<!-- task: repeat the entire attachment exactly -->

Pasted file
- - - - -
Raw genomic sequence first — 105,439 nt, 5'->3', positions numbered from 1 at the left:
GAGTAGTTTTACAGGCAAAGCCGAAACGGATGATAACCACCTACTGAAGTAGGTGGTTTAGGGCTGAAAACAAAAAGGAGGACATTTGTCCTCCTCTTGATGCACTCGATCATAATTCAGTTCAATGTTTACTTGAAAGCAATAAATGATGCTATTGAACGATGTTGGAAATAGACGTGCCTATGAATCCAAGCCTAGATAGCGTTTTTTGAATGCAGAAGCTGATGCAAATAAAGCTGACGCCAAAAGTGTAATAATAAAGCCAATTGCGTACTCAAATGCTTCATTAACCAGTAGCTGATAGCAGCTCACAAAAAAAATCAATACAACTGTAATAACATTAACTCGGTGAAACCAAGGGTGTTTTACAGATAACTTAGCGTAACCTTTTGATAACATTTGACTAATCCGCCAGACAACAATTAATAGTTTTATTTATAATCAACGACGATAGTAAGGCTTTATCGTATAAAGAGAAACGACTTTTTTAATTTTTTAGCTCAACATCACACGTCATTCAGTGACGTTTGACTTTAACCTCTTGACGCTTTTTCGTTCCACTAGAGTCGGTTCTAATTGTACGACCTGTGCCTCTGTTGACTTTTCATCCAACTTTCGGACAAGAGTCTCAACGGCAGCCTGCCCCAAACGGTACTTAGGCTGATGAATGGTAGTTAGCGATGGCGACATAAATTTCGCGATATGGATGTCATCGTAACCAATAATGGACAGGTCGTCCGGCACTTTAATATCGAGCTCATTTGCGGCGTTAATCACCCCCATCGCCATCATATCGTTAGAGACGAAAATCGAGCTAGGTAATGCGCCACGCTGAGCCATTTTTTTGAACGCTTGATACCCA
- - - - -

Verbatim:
Raw genomic sequence first — 105,439 nt, 5'->3', positions numbered from 1 at the left:
GAGTAGTTTTACAGGCAAAGCCGAAACGGATGATAACCACCTACTGAAGTAGGTGGTTTAGGGCTGAAAACAAAAAGGAGGACATTTGTCCTCCTCTTGATGCACTCGATCATAATTCAGTTCAATGTTTACTTGAAAGCAATAAATGATGCTATTGAACGATGTTGGAAATAGACGTGCCTATGAATCCAAGCCTAGATAGCGTTTTTTGAATGCAGAAGCTGATGCAAATAAAGCTGACGCCAAAAGTGTAATAATAAAGCCAATTGCGTACTCAAATGCTTCATTAACCAGTAGCTGATAGCAGCTCACAAAAAAAATCAATACAACTGTAATAACATTAACTCGGTGAAACCAAGGGTGTTTTACAGATAACTTAGCGTAACCTTTTGATAACATTTGACTAATCCGCCAGACAACAATTAATAGTTTTATTTATAATCAACGACGATAGTAAGGCTTTATCGTATAAAGAGAAACGACTTTTTTAATTTTTTAGCTCAACATCACACGTCATTCAGTGACGTTTGACTTTAACCTCTTGACGCTTTTTCGTTCCACTAGAGTCGGTTCTAATTGTACGACCTGTGCCTCTGTTGACTTTTCATCCAACTTTCGGACAAGAGTCTCAACGGCAGCCTGCCCCAAACGGTACTTAGGCTGATGAATGGTAGTTAGCGATGGCGACATAAATTTCGCGATATGGATGTCATCGTAACCAATAATGGACAGGTCGTCCGGCACTTTAATATCGAGCTCATTTGCGGCGTTAATCACCCCCATCGCCATCATATCGTTAGAGACGAAAATCGAGCTAGGTAATGCGCCACGCTGAGCCATTTTTTTGAACGCTTGATACCCA